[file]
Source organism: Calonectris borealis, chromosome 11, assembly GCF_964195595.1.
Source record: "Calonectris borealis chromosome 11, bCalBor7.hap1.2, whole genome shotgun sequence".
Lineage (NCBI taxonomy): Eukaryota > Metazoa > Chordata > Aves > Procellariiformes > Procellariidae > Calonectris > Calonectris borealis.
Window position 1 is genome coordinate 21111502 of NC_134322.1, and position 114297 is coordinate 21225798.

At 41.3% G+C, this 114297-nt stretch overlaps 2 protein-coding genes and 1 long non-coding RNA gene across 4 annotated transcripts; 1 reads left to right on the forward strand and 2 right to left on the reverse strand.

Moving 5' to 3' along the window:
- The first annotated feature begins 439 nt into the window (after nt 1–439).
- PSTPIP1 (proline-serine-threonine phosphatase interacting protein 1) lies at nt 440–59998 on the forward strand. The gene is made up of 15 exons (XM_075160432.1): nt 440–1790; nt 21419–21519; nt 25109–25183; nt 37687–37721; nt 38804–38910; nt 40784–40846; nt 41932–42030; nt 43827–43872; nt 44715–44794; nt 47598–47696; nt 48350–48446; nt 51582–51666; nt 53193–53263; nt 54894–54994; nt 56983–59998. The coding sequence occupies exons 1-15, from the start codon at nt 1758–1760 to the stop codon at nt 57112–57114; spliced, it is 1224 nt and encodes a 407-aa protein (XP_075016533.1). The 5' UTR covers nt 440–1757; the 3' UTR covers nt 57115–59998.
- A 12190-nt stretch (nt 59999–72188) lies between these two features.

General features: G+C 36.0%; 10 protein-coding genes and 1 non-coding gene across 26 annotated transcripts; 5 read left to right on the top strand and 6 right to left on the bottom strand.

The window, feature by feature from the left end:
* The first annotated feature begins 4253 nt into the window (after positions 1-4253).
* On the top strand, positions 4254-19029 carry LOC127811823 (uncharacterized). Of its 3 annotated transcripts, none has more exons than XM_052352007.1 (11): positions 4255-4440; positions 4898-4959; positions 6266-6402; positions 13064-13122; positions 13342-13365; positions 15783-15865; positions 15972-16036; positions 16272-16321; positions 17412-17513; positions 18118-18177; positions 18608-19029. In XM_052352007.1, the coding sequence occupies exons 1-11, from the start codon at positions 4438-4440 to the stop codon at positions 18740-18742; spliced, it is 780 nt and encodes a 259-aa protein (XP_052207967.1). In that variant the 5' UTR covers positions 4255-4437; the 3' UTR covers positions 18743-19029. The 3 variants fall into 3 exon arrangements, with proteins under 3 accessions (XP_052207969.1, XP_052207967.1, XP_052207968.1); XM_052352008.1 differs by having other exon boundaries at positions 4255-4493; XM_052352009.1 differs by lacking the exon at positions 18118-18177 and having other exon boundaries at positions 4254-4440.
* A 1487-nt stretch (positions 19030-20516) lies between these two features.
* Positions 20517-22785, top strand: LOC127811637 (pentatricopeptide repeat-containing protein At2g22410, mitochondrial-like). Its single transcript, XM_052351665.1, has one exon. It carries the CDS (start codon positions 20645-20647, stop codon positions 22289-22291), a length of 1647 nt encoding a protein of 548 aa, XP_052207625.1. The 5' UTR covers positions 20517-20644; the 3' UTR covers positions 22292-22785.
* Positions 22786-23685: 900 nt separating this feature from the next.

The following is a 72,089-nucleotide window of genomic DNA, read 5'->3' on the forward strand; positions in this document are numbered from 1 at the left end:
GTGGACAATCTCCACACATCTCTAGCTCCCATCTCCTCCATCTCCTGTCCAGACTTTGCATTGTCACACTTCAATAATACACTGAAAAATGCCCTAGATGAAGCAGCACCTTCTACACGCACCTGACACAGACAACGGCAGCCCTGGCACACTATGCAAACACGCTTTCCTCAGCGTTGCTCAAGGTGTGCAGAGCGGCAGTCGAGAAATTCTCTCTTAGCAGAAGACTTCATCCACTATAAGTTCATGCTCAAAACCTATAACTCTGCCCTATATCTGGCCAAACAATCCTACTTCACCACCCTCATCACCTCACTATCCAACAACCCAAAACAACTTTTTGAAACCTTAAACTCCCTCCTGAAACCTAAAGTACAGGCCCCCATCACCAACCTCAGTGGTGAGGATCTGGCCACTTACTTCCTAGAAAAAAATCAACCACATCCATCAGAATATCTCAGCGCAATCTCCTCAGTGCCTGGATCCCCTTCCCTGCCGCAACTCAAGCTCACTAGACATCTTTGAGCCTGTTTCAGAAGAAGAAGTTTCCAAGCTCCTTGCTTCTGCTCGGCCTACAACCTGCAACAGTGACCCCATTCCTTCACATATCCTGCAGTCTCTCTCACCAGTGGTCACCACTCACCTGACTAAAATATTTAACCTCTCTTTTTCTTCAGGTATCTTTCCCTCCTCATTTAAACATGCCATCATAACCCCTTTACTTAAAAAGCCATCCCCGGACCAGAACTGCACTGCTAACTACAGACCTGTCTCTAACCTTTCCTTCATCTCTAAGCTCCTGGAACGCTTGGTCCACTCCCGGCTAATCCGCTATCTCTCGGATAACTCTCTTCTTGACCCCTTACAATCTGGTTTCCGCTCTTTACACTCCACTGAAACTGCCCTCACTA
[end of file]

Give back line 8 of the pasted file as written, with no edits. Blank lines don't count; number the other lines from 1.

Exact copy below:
- PSTPIP1 (proline-serine-threonine phosphatase interacting protein 1) lies at nt 440–59998 on the forward strand. The gene is made up of 15 exons (XM_075160432.1): nt 440–1790; nt 21419–21519; nt 25109–25183; nt 37687–37721; nt 38804–38910; nt 40784–40846; nt 41932–42030; nt 43827–43872; nt 44715–44794; nt 47598–47696; nt 48350–48446; nt 51582–51666; nt 53193–53263; nt 54894–54994; nt 56983–59998. The coding sequence occupies exons 1-15, from the start codon at nt 1758–1760 to the stop codon at nt 57112–57114; spliced, it is 1224 nt and encodes a 407-aa protein (XP_075016533.1). The 5' UTR covers nt 440–1757; the 3' UTR covers nt 57115–59998.